A couple of weeks ago I sat down with an idea in my head. I wanted to see if I could complete a book in less than 12 hours! Spoiler alert! I did! This is how I achieved it.
I had thought to myself for a couple of months about how neat it would be to write a book of haiku about the workplace. Last week I wrote up a simple haiku and submitted it to a poetry contest.
The Submitted Haiku:
The printer is Jammed
The man grows richer through me
My coffee is cold
I submitted my haiku and decided why not write a few more. I was about 10 haiku deep when I figured I’d try to publish a book in less than 12 hours.
My most important of the steps was out of the way. That step was to have a clear idea of what I wanted to write. In this case, it was going to be a series of haiku following an office worker throughout his day. Traditionally haiku are about nature and pretty peaceful. My take on the haiku was going to follow the nature of office work and how things get completed.
I sit still for about 3.5 hours with a couple of little breaks in between and wrote around 70 haiku. I found this awesome website (How Many Syllables). On How Many Syllables you can copy and paste your haiku into the syllable box. It will give you the number of syllables in each line on the left of your words. This was invaluable while putting my poems together! You would be surprised how hard syllables can be when you have to check yourself on a whole book.
I found myself a quick editor in my girlfriend. She graciously read over the entire document in a few minutes. It wasn’t a terribly hard document to read. I’m pretty sure it ended up coming somewhere under a thousand words so it was a quick edit. Years ago I had a media production professor who use to say “good enough for government work.” and that’s exactly how I felt about this project.
After editing I moved to the layout. I was a little rusty on Adobe InDesign. But I figured out the dimensions of the book that I wanted and set my paper size where it needed to be. Poem by poem I transferred the contents of my Word document to InDesign. That was around another hour.
Next came the cover. To publish this book in less than 12 hours I was going to have to be smart about the cover design. I thought for a few minutes about what it should be and I came up with a desk. Every office worker has a desk. So I went and found some free stock photos found the one I wanted. I then took the photo into photoshop and added a few filters such as watercolor and that sort of thing. It made it look more like a cover. I added my title “American Paper Pusher” put my name on the front cover and added a short book blurb to the back cover.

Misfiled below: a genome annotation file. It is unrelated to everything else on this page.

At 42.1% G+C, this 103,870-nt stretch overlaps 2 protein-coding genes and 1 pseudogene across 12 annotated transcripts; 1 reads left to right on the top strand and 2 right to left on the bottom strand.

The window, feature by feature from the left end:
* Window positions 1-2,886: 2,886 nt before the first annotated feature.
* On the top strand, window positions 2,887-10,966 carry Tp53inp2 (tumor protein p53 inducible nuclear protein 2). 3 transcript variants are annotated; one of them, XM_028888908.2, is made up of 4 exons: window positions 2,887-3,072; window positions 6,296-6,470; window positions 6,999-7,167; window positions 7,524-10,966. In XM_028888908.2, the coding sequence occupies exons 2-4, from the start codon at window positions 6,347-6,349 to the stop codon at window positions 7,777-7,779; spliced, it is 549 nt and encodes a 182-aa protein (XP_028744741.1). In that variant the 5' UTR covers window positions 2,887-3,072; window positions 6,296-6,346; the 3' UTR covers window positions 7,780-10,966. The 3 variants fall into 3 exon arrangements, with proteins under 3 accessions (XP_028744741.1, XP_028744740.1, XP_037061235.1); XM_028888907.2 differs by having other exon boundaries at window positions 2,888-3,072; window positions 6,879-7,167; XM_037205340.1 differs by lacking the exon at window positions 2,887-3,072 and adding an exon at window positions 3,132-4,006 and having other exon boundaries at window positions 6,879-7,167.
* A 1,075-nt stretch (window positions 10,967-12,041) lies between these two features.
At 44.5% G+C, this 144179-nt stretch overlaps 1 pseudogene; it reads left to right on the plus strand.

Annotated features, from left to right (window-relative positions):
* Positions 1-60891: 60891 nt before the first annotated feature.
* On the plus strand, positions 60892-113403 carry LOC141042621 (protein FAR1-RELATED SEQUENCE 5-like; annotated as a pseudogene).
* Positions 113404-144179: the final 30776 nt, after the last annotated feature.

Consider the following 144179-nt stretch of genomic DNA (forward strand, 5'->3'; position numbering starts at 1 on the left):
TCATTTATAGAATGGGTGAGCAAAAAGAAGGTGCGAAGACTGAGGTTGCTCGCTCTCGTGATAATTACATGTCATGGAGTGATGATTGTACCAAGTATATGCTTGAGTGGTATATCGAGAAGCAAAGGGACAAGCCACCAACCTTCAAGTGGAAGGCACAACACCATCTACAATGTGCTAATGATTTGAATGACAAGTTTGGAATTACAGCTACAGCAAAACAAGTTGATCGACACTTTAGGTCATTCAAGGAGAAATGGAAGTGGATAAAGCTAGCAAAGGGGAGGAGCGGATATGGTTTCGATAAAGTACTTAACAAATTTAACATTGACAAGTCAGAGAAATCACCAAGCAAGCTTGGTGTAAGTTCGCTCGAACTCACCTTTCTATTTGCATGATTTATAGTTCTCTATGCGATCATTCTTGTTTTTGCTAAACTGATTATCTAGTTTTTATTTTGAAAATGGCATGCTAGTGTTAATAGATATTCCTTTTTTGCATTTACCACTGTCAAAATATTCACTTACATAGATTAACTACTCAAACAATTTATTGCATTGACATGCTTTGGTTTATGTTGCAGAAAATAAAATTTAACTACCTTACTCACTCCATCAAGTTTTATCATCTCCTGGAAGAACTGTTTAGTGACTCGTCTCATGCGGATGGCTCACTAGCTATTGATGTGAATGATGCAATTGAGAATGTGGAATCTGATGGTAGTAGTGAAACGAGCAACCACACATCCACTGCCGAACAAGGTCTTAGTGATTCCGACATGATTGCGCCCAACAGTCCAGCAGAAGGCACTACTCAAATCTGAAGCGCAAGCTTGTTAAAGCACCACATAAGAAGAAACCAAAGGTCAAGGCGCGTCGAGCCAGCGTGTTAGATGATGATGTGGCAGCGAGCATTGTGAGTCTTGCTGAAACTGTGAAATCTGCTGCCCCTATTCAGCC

I Transferred everything to PDF and took it straight to Amazon KDP. I went through the steps Amazon requires. I got myself an ISBN through amazon. I had to go add it to my book because for some reason I always forget to do that before I render my PDFs.
After doing some final tweaking to the margins I had my book uploaded to Amazon KDP. I had done my part to construct my book. Now it was in Amazon’s large hands. A few hours later I was amazed when I received an email saying my book had been approved! I received the email sometime around 1 AM and I had started my book about 2 PM. If you do the math that’s right at 11 hours!
I went from idea to Amazon in 11 hours! It’s amazing how fast the world moves now!
Be sure and check out “American Paper Pusher” on Amazon. Also, if anyone would be interested in an e-reader version let me know in the comments and I could produce one soon. Share some of your projects in the comments!
Editor and Chief, Cavalletto Magazine
Owner And Operator of Burton Media Group
Christopher Burton is a acclaimed Photographer and has appeared in many shows, galleries, and publications over the years.